.. Clinton’s famous ability to compartmentalize, to carry on amid the ever-expanding inquiry by independent counsel Kenneth Starr, was largely for show, Baker reports. “In private, Clinton was consumed with the Starr investigation and its collateral damage, sometimes so preoccupied that he appeared lost during meetings.” Clinton told Cabinet members that he had woken up “profoundly angry” every day for 41/2 years. Imagine what his morning tweetstorms would have been like.
.. In the same way Trump says digging into his personal finances would be a red line Mueller should not cross, Nixon regarded Cox’s attempts to secure his tapes as “the ultimate defiance” meriting dismissal.
.. The effort by Trump and his supporters in the right-wing media to depict Mueller’s probe into Russian electoral interference as a partisan “witch hunt” — another common phrase across these scandals — is a time-honored tactic for any White House under siege. Haig and Nixon press secretary Ron Ziegler agreed on the need to “place the impeachment issue in as partisan a light as possible,” and the Clinton team reached the same conclusion more than 20 years later. Baker describes the latter group’s strategy during the impeachment fight: “Attack the accusers, demonize the investigators, complain about partisanship while doing everything to foment it.”
.. Poindexter, who saw himself as “the head of an American version of a Roman praetorian guard around the president, loyal and responsible to him alone,”
.. Clinton aide Paul Begala “sank into a deep depression” during the Monica Lewinsky scandal, Baker writes, and vowed never again to appear on television defending the president.
.. Their true challenge is less about surviving Trump’s eruptions than simply living with the choice they’ve made, convincing themselves that service to the nation — passing a tax cut, forestalling a war, reducing immigration — is worth it.
.. Trump’s refusal to accept the U.S. intelligence finding that the Kremlin sought to tilt the 2016 election in his favor mirrors the stubbornness of his predecessors. Reagan went along with the sale of arms to Iran in an effort to free American hostages, though “always telling himself that it was not an arms-for-hostages deal,”
.. Nixon lawyer J. Fred Buzhardt concluded that the 37th president lied not just to others but to himself. It was an easy tell, Woodward and Bernstein explain: “Almost invariably when [Nixon] lied, he would repeat himself, sometimes as often as three times — as if he were trying to convince himself.”
.. Mike McCurry, Clinton’s press secretary, decided to leave the White House before the impeachment proceedings got underway, in part to avoid “becoming the Ron Ziegler of his era,” Baker explains.
.. Trump appears
- Nixonian in his disregard for democratic norms,
- Clintonian in his personal recklessness and
- beyond Reaganesque in his distance from the details of policy.
.. But where the parallels and parables of past scandals fall apart is with Trump’s well-documented disregard for truth.
.. When Nixon speechwriter Patrick Buchanan, among the most devoted of the president’s men, explained to Nixon family members why a damning Oval Office recording meant that resignation was inevitable, he emphasized not law but dishonesty. “The problem is not Watergate or the cover-up,” he argued. “It’s that he hasn’t been telling the truth to the American people. The tape makes it evident that he hasn’t leveled with the country for probably eighteen months. And the President can’t lead a country he has deliberately misled.”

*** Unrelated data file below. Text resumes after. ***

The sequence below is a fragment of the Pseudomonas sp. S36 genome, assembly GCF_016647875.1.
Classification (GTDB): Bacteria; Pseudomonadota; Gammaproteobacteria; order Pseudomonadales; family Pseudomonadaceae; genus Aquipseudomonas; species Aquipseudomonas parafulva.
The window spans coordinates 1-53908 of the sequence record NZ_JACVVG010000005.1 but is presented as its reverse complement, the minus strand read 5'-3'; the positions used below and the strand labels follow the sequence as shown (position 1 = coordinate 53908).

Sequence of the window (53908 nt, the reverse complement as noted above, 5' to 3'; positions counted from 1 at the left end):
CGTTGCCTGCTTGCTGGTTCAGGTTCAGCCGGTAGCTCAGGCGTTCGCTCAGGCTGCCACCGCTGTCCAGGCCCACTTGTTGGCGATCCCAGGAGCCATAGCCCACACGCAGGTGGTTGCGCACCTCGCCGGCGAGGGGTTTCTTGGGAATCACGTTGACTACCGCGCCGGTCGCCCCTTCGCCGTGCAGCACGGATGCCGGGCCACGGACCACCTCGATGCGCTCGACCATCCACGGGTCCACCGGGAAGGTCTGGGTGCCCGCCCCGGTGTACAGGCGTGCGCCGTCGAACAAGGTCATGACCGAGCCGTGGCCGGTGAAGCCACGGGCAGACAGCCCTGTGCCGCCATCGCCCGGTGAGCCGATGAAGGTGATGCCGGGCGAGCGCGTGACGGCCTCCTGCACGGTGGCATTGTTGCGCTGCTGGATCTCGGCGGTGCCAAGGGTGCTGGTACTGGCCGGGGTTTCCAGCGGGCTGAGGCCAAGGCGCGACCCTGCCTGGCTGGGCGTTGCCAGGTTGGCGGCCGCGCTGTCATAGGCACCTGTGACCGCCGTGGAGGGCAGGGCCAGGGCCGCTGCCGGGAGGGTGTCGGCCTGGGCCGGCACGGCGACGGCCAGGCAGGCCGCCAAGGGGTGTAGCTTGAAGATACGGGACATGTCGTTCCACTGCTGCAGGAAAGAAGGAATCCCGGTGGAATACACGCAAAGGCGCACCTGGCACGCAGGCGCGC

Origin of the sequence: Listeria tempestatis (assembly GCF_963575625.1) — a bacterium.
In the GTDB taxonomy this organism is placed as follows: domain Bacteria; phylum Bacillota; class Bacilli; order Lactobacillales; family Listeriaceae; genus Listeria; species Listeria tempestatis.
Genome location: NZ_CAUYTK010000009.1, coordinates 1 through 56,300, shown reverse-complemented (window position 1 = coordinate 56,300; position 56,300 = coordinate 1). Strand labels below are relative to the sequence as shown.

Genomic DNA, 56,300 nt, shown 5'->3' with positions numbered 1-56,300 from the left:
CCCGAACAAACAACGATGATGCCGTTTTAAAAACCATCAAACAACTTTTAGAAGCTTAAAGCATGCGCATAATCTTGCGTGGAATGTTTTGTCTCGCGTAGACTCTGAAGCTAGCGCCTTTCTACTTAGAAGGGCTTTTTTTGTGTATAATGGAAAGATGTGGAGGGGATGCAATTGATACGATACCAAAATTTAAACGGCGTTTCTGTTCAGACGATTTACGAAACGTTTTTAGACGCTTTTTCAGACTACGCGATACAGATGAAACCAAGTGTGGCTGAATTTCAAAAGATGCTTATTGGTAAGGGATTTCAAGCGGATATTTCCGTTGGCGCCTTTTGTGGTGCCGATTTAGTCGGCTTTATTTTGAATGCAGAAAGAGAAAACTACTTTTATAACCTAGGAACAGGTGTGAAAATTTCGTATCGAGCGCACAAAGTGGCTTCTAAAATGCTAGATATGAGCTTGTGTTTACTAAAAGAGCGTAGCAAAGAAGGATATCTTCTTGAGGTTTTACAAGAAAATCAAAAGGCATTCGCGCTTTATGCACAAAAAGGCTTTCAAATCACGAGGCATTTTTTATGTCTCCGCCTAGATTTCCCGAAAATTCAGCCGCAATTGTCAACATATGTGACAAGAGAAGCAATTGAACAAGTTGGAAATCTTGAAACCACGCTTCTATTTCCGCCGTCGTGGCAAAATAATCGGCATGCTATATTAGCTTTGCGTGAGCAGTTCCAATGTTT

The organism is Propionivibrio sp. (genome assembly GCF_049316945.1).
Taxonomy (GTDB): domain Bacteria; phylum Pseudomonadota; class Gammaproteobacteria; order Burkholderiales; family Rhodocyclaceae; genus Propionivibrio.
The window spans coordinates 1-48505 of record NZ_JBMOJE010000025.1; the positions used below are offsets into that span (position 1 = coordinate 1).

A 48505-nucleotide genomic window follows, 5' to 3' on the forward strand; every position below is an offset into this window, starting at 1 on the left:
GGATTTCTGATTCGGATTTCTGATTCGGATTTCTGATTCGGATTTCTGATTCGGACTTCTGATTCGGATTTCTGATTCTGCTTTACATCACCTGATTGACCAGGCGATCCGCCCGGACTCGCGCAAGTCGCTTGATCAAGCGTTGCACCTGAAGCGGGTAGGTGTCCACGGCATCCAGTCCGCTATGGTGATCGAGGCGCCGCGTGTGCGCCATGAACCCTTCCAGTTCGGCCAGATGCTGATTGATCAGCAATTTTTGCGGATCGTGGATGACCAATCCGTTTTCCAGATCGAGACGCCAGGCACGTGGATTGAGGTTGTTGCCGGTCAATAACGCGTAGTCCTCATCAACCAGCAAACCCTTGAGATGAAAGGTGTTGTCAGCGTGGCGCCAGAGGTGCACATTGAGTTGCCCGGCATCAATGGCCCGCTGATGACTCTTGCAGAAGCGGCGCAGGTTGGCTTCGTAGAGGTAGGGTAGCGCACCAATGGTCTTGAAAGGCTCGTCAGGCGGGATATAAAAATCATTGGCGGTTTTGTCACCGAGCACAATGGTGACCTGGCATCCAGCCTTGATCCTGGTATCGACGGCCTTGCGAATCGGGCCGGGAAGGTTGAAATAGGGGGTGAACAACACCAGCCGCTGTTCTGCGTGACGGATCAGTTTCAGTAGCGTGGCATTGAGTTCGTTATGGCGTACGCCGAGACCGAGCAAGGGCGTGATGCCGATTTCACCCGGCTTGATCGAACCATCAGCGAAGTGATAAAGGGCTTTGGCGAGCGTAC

.. “She could not get over Clinton’s recklessness — it was as if he could not stop doing wrong, could not tell the truth,”
.. Ziegler was adamantly opposed to releasing transcripts, Woodward and Bernstein write, because “there was rough language on the tapes,” candid discussions that would “offend Middle America, destroy his mandate.” Once certain transcripts were made public, Nixon lawyer Leonard Garment worried that president had “allowed America into the ugliness of his mind
Doug Jones’s defeat of Roy Moore in the Alabama Senate special election is yet the latest signal that the accommodators of Donald Trump, those who have normalized and bolstered him, the gutless, schismatic conservatives who abandoned principle to follow a pariah, will have hell to pay in 2018.
Yes, Roy Moore was defeated, but it can never be fully erased from history or memory that he was endorsed by this president and supported by the Republican National Committee. All of Roy Moore’s sins are their sins, and they will wear that scarlet R straight into the midterms.
.. Moore still won the Republican vote and the white vote and, yes, the “white born-again Christian” vote. These people contorted their faith to support a man accused of unthinkable transgressions.
They made a mockery of Christian faith and moral fidelity.
.. they are motivated and insistent that the past will not defeat the future.
.. black voters, particularly black women, have been summoned to save America from its worst impulses and to establish that they are the most loyal and crucial constituency of a Democratic Party that still doesn’t grant them enough respect or deference
.. The Resistance has its own Southern Strategy.
.. It proved that Trump was a fringe candidate who tapped into an American ugliness and rode it to a fluke victory with the help of a foreign adversary.
.. Republicans must brace for the reckoning. If the Resistance can maintain its intensity — and there is no sign of it weakening — the midterms may well amount to a purge.